Mass Effect musings.
As Mass Effect: Andromeda draws ever nearer I find myself getting more and more excited. It’s taken some serious willpower to avoid the hands-on reviews some of the gaming sites have been granted access to, trailer breakdowns, interviews, behind-the-scenes peeks, and so on. You’d think that someone as excited as I am for a new Mass Effect game would be devouring every bit of information he could find. On the contrary, I like to know as little as possible going in to a new game, or experiencing any kind of story I’m excited about. I like being surprised. It adds to the thrill, and having few expectations means more to discover.
So instead of hunting for news and previews, I’ve been musing about what made me fall in love with the original Mass Effect trilogy. I’ve spoken about my love of Mass Effect in past blog posts, so I won’t gush again about how much I loved the stories or even the (fixed) ending of the trilogy. Instead, these are some of the smaller moments, elements of the setting, or character quirks that made me feel like I was immersed in a living galaxy.
The music of Mass Effect was so distinct and wonderful. From the soothing ambience of the galactic map, to the frantic excitement of the battlefield, to the slow sadness of the trilogy’s finale, Mass Effect’s music is as much a part of the setting as the planets and its people.
Speaking of sound, there was no more satisfying sound to me than triggering a biotic explosion. Those detonations were mind-blowing (pun intended) and I hope Andromeda’s biotic explosions are just as good. Honestly, they could keep the same sound and I’d be thrilled.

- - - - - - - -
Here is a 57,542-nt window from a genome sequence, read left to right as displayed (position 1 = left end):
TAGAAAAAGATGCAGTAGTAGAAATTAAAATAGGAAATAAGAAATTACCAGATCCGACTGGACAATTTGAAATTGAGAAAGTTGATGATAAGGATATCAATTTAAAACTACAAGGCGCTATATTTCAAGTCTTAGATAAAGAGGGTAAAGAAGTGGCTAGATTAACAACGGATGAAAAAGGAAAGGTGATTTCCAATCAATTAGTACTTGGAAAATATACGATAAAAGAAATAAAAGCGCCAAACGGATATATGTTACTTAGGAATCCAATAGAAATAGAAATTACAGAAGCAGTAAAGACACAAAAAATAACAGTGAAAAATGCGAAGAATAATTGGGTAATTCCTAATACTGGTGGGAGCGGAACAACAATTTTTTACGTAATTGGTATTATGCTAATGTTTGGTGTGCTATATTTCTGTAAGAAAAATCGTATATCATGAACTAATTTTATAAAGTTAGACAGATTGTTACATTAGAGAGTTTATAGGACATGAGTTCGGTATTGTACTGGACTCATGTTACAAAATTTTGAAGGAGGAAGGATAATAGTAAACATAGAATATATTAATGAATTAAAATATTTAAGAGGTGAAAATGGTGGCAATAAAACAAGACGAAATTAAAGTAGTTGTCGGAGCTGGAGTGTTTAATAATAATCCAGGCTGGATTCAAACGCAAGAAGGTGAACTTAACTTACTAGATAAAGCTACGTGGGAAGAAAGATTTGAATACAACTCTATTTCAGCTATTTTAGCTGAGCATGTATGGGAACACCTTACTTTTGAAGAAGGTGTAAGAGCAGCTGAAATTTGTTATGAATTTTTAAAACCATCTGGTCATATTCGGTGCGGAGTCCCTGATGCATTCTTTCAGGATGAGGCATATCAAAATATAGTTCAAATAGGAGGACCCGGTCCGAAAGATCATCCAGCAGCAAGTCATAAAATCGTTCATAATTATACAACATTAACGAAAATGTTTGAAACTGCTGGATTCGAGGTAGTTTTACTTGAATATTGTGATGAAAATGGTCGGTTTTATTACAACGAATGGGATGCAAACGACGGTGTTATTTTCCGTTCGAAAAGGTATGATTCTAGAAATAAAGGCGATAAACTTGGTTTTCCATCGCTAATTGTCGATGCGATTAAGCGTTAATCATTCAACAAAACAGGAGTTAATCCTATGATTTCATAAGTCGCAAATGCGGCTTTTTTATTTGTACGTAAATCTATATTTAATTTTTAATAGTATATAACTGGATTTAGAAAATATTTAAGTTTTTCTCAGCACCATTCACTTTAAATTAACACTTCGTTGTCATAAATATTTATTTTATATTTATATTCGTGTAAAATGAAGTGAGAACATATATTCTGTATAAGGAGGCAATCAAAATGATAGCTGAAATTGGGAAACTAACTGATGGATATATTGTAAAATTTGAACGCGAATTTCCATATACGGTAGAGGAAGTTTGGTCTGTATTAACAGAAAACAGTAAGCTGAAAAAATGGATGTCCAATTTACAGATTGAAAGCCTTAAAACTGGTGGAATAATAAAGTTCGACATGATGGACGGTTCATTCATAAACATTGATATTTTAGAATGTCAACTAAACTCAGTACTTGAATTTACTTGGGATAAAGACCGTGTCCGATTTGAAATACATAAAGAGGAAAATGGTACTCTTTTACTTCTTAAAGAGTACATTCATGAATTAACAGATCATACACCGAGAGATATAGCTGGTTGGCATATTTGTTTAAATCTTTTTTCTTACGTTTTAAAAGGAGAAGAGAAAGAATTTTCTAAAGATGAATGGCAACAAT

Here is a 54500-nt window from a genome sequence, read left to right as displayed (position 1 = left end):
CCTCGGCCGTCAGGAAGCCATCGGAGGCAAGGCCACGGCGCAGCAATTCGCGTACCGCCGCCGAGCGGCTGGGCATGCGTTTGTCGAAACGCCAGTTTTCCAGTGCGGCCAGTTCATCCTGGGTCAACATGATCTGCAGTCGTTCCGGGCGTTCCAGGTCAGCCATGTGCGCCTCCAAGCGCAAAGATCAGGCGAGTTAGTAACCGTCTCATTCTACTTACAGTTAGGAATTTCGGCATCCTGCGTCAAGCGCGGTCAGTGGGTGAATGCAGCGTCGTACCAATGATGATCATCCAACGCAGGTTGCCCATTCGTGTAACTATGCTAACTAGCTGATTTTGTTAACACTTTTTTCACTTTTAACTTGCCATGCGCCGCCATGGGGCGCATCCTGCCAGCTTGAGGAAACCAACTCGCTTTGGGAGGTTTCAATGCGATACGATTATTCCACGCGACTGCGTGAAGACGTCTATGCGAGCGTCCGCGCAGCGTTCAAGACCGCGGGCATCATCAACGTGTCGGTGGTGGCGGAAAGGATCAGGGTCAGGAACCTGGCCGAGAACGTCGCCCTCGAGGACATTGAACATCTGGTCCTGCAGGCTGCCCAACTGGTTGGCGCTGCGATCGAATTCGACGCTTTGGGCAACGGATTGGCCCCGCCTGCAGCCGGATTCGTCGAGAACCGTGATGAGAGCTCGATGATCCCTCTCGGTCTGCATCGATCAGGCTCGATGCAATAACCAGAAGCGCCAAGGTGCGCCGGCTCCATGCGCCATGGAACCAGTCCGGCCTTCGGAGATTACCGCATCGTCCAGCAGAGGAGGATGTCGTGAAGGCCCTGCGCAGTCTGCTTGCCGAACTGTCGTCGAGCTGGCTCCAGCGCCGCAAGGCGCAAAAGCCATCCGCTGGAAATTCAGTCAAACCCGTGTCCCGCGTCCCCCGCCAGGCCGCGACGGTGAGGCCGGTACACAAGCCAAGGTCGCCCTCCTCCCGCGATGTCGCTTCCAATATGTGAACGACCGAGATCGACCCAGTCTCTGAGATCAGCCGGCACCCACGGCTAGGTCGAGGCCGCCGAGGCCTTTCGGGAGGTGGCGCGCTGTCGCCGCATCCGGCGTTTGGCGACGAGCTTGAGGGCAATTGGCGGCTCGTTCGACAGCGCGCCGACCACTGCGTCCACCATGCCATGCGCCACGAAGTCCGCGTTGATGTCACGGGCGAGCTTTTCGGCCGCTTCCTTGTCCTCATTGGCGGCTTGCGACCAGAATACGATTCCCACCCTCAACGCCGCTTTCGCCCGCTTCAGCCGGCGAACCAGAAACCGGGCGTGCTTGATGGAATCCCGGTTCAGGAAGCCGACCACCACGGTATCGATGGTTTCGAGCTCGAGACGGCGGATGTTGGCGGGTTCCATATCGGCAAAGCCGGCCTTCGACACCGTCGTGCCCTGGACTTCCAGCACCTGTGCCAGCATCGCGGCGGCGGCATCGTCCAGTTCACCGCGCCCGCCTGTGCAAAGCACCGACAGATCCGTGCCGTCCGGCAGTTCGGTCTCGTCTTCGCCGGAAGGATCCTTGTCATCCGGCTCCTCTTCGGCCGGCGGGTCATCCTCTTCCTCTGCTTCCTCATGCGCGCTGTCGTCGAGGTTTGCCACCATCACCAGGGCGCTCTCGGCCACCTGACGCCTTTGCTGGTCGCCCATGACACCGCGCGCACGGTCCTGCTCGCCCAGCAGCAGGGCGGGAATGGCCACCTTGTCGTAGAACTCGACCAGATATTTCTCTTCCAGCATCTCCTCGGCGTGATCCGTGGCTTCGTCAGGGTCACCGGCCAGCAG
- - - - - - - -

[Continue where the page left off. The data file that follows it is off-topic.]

The Quarians are my people and you can bet your ass I worked hard to broker peace between them and the Geth. It was, for me, the most heart-stopping moment in the trilogy and the most satisfying.
I still get misty-eyed thinking about Mordin Solus. (And if you chose any other option besides the one that made me cry, I don’t think we can be friends.)
I loved Samara. There was just something enchanting about her. The combination of the actress who voiced her and the woman they modeled her after resulted in a bewitching character I wasn’t prepared for. That she chose duty over desire, thus rejecting you, made for a strangely satisfying character moment. And you can bet your ass I worked hard to keep her alive despite numerous chances to let her die in the story.
I adored the Paragon/Renegade meter. Seeing it slowly fill up until it was wholly blue made me feel like I was actively progressing as a noble space knight. I never let it go red… unless I was stabbing Kai Leng.
Whatever the critics may end up saying about Mass Effect: Andromeda, I’m going to eagerly devour it and judge for myself. I know it’s not going to be Mass Effect 4, so I’m prepared to embrace a new cast of characters and leave my memories of the old crew behind me. But even though Tali and Garrus won’t be joining me this time (I always took them along with my biotic Shepard) I’m ready to explore a new horizon and see what lies among a new series of stars.